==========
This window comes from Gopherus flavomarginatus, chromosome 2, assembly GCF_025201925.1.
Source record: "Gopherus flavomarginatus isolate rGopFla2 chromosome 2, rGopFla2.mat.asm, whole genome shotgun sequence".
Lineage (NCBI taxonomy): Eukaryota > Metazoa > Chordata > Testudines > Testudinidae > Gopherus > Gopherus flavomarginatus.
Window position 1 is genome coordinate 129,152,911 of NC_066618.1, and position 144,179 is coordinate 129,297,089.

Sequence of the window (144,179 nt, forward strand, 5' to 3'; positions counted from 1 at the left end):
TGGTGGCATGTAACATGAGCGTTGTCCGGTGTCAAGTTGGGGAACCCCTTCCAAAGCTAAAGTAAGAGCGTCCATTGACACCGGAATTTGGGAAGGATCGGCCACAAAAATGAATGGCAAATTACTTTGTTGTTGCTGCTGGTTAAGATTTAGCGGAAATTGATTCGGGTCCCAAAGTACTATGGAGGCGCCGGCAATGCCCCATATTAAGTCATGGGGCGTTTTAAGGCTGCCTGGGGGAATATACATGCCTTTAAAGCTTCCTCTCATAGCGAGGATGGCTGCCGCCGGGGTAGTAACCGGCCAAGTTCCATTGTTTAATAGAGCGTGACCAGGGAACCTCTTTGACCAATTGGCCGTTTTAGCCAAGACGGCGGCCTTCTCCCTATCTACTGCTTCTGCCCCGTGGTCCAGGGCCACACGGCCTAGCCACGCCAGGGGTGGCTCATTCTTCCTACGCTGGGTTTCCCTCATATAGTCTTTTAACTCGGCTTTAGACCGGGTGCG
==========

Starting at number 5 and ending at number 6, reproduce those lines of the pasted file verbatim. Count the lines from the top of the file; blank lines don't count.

Sequence of the window (144,179 nt, forward strand, 5' to 3'; positions counted from 1 at the left end):
TGGTGGCATGTAACATGAGCGTTGTCCGGTGTCAAGTTGGGGAACCCCTTCCAAAGCTAAAGTAAGAGCGTCCATTGACACCGGAATTTGGGAAGGATCGGCCACAAAAATGAATGGCAAATTACTTTGTTGTTGCTGCTGGTTAAGATTTAGCGGAAATTGATTCGGGTCCCAAAGTACTATGGAGGCGCCGGCAATGCCCCATATTAAGTCATGGGGCGTTTTAAGGCTGCCTGGGGGAATATACATGCCTTTAAAGCTTCCTCTCATAGCGAGGATGGCTGCCGCCGGGGTAGTAACCGGCCAAGTTCCATTGTTTAATAGAGCGTGACCAGGGAACCTCTTTGACCAATTGGCCGTTTTAGCCAAGACGGCGGCCTTCTCCCTATCTACTGCTTCTGCCCCGTGGTCCAGGGCCACACGGCCTAGCCACGCCAGGGGTGGCTCATTCTTCCTACGCTGGGTTTCCCTCATATAGTCTTTTAACTCGGCTTTAGACCGGGTGCG